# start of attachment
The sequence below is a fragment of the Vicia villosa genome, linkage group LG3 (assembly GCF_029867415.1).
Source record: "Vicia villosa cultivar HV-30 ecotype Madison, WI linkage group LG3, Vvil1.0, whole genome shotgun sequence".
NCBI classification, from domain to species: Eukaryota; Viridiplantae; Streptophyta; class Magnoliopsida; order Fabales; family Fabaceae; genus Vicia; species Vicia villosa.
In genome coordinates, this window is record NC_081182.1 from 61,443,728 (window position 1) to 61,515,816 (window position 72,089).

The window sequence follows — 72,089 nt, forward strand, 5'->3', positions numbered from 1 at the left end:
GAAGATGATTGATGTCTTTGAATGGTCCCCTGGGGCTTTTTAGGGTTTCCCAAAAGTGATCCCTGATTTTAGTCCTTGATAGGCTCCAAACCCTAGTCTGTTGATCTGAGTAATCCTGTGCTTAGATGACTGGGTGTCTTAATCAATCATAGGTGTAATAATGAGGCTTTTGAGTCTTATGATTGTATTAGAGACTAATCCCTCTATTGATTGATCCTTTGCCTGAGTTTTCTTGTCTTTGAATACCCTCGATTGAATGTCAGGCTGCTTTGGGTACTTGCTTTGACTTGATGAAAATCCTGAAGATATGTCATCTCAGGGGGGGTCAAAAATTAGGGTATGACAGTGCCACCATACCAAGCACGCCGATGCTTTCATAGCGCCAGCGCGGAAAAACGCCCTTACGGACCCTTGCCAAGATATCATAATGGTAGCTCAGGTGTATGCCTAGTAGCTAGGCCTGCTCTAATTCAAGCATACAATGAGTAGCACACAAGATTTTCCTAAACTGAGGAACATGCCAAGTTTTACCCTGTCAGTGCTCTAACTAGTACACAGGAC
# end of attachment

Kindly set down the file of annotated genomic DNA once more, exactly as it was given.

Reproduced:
The sequence below is a fragment of the Vicia villosa genome, linkage group LG3 (assembly GCF_029867415.1).
Source record: "Vicia villosa cultivar HV-30 ecotype Madison, WI linkage group LG3, Vvil1.0, whole genome shotgun sequence".
NCBI classification, from domain to species: Eukaryota; Viridiplantae; Streptophyta; class Magnoliopsida; order Fabales; family Fabaceae; genus Vicia; species Vicia villosa.
In genome coordinates, this window is record NC_081182.1 from 61,443,728 (window position 1) to 61,515,816 (window position 72,089).

The window sequence follows — 72,089 nt, forward strand, 5'->3', positions numbered from 1 at the left end:
GAAGATGATTGATGTCTTTGAATGGTCCCCTGGGGCTTTTTAGGGTTTCCCAAAAGTGATCCCTGATTTTAGTCCTTGATAGGCTCCAAACCCTAGTCTGTTGATCTGAGTAATCCTGTGCTTAGATGACTGGGTGTCTTAATCAATCATAGGTGTAATAATGAGGCTTTTGAGTCTTATGATTGTATTAGAGACTAATCCCTCTATTGATTGATCCTTTGCCTGAGTTTTCTTGTCTTTGAATACCCTCGATTGAATGTCAGGCTGCTTTGGGTACTTGCTTTGACTTGATGAAAATCCTGAAGATATGTCATCTCAGGGGGGGTCAAAAATTAGGGTATGACAGTGCCACCATACCAAGCACGCCGATGCTTTCATAGCGCCAGCGCGGAAAAACGCCCTTACGGACCCTTGCCAAGATATCATAATGGTAGCTCAGGTGTATGCCTAGTAGCTAGGCCTGCTCTAATTCAAGCATACAATGAGTAGCACACAAGATTTTCCTAAACTGAGGAACATGCCAAGTTTTACCCTGTCAGTGCTCTAACTAGTACACAGGAC